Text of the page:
Reasoning as Remembering: The Theory and Practice of CBR

Kristian Hammond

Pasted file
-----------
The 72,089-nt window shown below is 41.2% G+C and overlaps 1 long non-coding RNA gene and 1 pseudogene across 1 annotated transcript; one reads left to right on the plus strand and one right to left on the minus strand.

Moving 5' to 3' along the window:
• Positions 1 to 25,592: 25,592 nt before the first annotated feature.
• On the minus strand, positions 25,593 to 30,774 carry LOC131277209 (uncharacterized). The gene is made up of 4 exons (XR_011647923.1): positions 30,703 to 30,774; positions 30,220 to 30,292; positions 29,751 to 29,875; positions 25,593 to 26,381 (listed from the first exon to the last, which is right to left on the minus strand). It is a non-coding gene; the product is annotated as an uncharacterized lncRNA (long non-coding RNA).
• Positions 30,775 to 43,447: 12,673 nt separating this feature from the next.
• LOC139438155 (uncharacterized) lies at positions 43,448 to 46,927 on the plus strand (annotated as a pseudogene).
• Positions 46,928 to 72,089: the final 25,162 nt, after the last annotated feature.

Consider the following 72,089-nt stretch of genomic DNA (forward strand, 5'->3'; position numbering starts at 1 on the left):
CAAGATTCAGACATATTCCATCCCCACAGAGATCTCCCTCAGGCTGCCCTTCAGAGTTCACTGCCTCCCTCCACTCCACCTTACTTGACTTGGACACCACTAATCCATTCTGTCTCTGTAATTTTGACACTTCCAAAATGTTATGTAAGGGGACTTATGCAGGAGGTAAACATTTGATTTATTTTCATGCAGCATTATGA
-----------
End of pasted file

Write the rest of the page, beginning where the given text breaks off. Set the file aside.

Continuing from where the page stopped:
Over the past few years, Case-Based Reasoning (CBR) has grown from a Yalecentric view of cognition to a solid sub-area that is supported by wide-spread academic research and industrial development. Unfortunately, the definition of what is and is not CBR remains seriously ambiguous. In this talk, I will look at different takes on CBR and suggest a definition that, oddly enough, doesn’t include the use of "cases ". In particular I will look at: CBR as nothing new. CBR as an alternative cognitive model. CBR as an approach to knowledge engineering. CBR as a new set of assumptions. CBR as a new set of modeling goals. In the end, I argue that the CBR is part of a larger model of long-term agency. This model is distinguished by the view of agents and environments as dynamic entities that change to fit each other over time. Along with arguing for a new view of autonomous agents, this model supports the main tenant of CBR, that reasoning and learning must be linked within any intelligent system.


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